Congress and the Obama Administration are involved in pressuring BP to shut down the flow of oil, to clean up the mess and pay for the economic damage caused by the disaster. The actual economic, environmental and political costs are indeterminable, and there is talk in Congress of increasing the liability cap for offshore oil drilling operators from $75 million to $10 billion. Louisiana Governor Bobby Jindal says 75 miles of the Louisiana coastline has been affected by the spill, reaching about 12 miles into the state’s marshes. Secretary of the Interior Ken Salazar says he is “not completely confident” that BP knows what it’s doing, while at the same time acknowledging that the Administration does not have the expertise to direct the capping and cleanup operations.
There is even talk now that the gulf coast region may never be cleaned of the oil that is pouring into the water and floating onto the shoreline. More than twenty years after the Exxon Valdez disaster in Alaska, that region still suffers from oily residue in the water and on the beaches, and that area is thought to be easier to clean (due to its rocky terrain) than the gulf coast. The Exxon Valdez dumped 11 million barrels of oil into Alaskan waters. Estimates are that at least 6 million barrels has have poured into the Gulf, but nobody knows for sure.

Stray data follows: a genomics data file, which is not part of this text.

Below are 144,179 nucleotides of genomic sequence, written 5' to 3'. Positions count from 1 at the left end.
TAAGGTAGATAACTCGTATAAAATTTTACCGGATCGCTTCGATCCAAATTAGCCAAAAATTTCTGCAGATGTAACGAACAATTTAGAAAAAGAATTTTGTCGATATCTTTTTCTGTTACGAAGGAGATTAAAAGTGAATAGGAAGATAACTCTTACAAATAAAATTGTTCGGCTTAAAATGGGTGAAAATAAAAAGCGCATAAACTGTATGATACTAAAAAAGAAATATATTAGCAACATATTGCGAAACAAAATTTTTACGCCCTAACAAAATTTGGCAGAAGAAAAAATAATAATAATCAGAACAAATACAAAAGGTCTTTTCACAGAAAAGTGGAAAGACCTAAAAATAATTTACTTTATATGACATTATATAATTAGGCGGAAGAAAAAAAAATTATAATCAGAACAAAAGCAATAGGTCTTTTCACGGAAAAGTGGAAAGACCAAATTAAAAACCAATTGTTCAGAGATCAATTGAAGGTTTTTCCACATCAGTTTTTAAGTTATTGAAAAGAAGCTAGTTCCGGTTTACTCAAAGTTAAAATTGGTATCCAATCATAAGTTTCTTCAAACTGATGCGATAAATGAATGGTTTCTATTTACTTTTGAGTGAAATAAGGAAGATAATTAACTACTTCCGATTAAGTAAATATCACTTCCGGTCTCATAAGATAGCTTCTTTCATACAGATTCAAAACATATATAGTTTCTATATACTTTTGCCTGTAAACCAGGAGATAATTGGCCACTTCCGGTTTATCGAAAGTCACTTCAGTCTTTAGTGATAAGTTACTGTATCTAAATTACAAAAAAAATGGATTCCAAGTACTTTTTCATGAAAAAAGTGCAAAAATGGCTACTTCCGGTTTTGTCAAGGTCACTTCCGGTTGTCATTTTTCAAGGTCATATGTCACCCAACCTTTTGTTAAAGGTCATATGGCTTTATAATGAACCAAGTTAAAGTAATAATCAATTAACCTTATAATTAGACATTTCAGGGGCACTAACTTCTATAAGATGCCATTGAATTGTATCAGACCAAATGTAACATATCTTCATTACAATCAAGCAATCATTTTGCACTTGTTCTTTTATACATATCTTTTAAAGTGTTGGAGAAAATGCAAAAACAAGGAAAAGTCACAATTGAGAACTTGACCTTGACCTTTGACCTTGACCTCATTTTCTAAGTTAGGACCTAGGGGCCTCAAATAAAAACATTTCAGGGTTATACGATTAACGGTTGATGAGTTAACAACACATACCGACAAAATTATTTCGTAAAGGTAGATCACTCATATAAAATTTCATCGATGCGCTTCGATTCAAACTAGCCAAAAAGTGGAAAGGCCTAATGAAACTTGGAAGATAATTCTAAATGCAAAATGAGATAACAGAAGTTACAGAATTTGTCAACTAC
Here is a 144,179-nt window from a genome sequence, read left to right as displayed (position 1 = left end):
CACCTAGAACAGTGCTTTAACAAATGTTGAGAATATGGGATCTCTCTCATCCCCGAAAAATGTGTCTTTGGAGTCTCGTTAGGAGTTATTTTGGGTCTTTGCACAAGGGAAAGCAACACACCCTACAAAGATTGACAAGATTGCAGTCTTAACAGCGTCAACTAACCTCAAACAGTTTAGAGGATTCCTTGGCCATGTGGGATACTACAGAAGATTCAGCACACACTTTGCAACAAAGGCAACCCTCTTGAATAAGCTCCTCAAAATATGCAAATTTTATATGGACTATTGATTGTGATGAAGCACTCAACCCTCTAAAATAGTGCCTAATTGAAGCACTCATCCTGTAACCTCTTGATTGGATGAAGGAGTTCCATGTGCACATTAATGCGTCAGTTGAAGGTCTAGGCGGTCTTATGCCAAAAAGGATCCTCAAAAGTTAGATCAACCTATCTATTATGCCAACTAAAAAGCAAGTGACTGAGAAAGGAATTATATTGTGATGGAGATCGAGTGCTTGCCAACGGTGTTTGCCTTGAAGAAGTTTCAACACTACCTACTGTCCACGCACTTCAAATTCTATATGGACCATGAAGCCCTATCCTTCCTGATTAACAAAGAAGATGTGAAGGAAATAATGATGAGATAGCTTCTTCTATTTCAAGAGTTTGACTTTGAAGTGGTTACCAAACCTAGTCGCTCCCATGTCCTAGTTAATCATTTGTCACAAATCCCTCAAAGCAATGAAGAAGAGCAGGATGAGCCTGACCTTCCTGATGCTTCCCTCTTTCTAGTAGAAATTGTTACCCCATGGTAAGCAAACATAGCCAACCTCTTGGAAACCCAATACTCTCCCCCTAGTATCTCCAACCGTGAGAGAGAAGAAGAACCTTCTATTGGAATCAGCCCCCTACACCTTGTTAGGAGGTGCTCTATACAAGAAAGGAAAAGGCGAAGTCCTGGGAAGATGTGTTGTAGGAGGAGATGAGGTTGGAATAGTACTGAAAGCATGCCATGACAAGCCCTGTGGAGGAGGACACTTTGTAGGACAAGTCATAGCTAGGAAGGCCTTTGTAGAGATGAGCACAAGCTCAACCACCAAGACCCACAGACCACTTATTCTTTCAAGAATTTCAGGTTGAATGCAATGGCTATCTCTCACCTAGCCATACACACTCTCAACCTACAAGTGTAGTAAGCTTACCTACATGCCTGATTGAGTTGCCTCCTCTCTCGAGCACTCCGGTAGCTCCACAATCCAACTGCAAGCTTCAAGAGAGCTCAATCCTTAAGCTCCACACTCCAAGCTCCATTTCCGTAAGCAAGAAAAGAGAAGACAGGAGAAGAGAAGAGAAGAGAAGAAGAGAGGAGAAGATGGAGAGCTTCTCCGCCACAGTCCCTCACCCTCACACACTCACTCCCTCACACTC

This week’s Oklahoma Forum program examined the disaster from the standpoint of its impact on Oklahoma. Clearly, any moratorium on offshore drilling will affect those Oklahoma companies that have operations in the gulf, and any reduction in oil from offshore drilling will affect the price of oil and gasoline. As our guests pointed out, Oklahoma’s oil and gas production is likely to increase soon, due to rising prices, and the oil spill disaster may further escalate the need (and profitability) of drilling more in Oklahoma. Ironically, the state of Oklahoma, which derives much of its tax revenue from gross production taxes, could benefit if the amount of drilling increases here.